‘South Park’ banned in China after airing episode about, well, being banned in China


On Sunday, Comedy Central aired a new episode of “South Park” that took several digs at the Chinese government. On Monday, Sino authorities responded by wiping out all content and mentions of the adult animated series from the local Internet.

The Offending Episode

Entitled “Band in China,” the offending “South Park” episode told two stories about Chinese censorship.

In one plot, inept weed farmer Randy Marsh attempted to sell his product in the Communist nation. However, as Beijing has outlawed marijuana, local police quickly placed Randy under arrest. While in custody, he offers a blistering critique of Chinese authoritarianism.

“South Park” creators Trey Parker and Matt Stone also mocked Beijing’s bizarre outlawing of Winnie the Pooh.

Alongside Randy’s story, his son Stan formed a new death metal band called Crimson Dawn. Soon after, a music producer approaches the foul-mouthed fourth-grader with an offer to make a movie about his group. Initially elated, Stan is dismayed when Chinese officials began censoring Crimson Dawn’s output.

All in all, the episode offered pointed critiques of both Chinese authoritarianism and its morally corrosive impact on Hollywood. Accordingly, Sino authorities immediately moved to wipe out all traces of the series from the nation.

Widespread Censorship

In China, the government maintains tight control of all content distributed via the Internet. Accordingly, once local authorities announced the ban of “South Park,” all online references to the series vanished. The Hollywood Reporter notes that clips and episodes of the show can no longer be found in the country.

Youku, a YouTube-like streaming service, used to host full seasons of the satirical program. Now, the company’s “South Park” related pages have gone dark. Weibo, a Sino social networking site with more than 462 million monthly active users, doesn’t contain a single mention of the program.

Furthermore, Baidu Tieba, a popular communication platform, now returns a message reading “According to the relevant law and regulation, this section is temporarily not open” when users search for information on the show. It’s as if the country’s entire Internet was subjected to a precise Thanos snap directed only at “South Park” mentions.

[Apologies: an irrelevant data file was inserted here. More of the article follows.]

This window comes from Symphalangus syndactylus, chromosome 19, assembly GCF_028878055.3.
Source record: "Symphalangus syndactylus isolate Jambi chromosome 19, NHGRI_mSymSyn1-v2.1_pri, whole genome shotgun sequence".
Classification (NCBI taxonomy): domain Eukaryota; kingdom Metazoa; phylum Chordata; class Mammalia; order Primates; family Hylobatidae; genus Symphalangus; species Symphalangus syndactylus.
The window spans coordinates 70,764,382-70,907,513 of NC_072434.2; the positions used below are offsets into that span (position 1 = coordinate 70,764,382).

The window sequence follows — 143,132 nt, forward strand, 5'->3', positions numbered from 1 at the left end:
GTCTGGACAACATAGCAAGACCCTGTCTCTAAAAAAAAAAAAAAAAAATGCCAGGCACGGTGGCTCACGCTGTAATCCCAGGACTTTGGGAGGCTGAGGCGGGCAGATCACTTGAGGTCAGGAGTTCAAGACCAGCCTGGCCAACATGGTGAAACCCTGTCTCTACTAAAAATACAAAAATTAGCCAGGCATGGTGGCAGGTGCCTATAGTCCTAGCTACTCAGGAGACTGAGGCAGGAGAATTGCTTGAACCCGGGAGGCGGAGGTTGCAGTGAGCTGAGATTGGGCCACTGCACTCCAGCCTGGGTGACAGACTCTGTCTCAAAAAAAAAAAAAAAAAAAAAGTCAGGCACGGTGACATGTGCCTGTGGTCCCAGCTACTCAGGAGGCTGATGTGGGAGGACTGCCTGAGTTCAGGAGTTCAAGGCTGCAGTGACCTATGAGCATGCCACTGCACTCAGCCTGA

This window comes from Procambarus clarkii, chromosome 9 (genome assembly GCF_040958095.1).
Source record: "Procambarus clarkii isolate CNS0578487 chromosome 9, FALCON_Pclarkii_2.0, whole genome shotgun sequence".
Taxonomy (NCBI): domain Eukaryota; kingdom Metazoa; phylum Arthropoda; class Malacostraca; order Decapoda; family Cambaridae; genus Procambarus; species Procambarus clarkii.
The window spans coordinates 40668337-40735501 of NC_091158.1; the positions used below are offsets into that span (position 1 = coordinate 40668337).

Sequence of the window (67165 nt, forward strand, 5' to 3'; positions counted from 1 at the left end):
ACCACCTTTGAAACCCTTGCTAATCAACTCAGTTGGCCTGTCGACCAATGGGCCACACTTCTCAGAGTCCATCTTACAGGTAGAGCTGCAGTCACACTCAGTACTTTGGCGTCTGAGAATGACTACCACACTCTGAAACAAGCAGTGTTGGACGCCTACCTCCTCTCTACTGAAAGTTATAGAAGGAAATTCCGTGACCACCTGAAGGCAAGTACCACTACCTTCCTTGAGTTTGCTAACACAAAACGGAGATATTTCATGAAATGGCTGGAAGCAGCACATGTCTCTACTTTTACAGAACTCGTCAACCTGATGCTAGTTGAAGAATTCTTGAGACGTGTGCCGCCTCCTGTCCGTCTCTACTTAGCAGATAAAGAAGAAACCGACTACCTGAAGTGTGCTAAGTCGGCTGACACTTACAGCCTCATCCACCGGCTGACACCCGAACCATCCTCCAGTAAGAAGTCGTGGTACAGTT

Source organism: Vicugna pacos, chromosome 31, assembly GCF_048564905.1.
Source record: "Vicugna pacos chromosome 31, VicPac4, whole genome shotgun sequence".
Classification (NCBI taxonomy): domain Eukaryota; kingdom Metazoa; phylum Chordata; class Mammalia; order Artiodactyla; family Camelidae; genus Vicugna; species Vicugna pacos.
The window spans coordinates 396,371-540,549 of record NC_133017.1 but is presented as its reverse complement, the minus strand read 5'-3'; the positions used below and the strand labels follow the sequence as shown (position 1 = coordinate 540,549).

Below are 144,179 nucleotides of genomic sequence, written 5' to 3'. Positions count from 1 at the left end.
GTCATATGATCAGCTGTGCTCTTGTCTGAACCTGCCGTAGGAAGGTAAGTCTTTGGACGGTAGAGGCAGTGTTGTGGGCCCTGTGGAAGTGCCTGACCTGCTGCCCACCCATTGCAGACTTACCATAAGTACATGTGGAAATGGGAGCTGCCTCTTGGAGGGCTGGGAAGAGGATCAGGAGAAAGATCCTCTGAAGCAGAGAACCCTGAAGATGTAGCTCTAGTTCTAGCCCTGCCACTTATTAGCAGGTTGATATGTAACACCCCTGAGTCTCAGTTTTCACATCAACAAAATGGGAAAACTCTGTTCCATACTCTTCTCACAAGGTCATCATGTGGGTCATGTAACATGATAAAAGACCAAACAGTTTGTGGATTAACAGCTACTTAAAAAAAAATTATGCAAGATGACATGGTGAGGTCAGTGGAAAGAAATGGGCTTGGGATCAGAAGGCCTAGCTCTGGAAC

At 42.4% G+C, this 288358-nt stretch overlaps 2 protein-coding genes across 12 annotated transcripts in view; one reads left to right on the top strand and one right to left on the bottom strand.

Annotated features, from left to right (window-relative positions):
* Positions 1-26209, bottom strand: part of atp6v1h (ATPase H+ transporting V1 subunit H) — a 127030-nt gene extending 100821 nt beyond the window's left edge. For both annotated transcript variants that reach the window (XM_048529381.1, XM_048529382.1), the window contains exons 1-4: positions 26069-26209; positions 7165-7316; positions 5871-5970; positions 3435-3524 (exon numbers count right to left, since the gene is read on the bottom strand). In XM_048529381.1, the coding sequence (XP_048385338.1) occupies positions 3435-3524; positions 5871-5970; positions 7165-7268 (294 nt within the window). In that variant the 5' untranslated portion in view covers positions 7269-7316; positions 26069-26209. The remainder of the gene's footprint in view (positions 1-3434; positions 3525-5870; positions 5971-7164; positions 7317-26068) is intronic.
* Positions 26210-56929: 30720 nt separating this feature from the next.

In response to the ban, “South Park’s” creators issued a biting mock apology to the Chinese government.

“Band in China” Sequel?

Ironically enough, “Band in China” aired right before a new controversy exploded involving the Asian superpower and another American institution. As mentioned by Parker and Stone’s anti-apology, the National Basketball Association (NBA) has run afoul of Beijing.

Last Friday, the Houston Rockets’ general manager Daryl Morey tweeted his support of the ongoing Hong Kong protests. Though the executive promptly deleted and apologized for his message, it still prompted an intense backlash in China.

Li Ning and the Shanghai Pudong Development Bank announced that they are pausing their business relationship with the Rockets. Tencent, a Chinese tech conglomerate that streams NBA content in China, says that it won’t broadcast future Rockets games. Moreover, China Central Television declared that it plans to remove the team’s games from its airing schedule and won’t show any preseason NBA contests.

Notably, the Los Angeles Lakers will face the Brooklyn Nets in a pair of exhibition games in China later this week.

Given the firestorm that followed Morey’s tweet, “South Park” might produce a sequel to “Band in China” soon. Indeed, the NBA has given Parker and Stone a wealth of material to jumpstart a new episode with.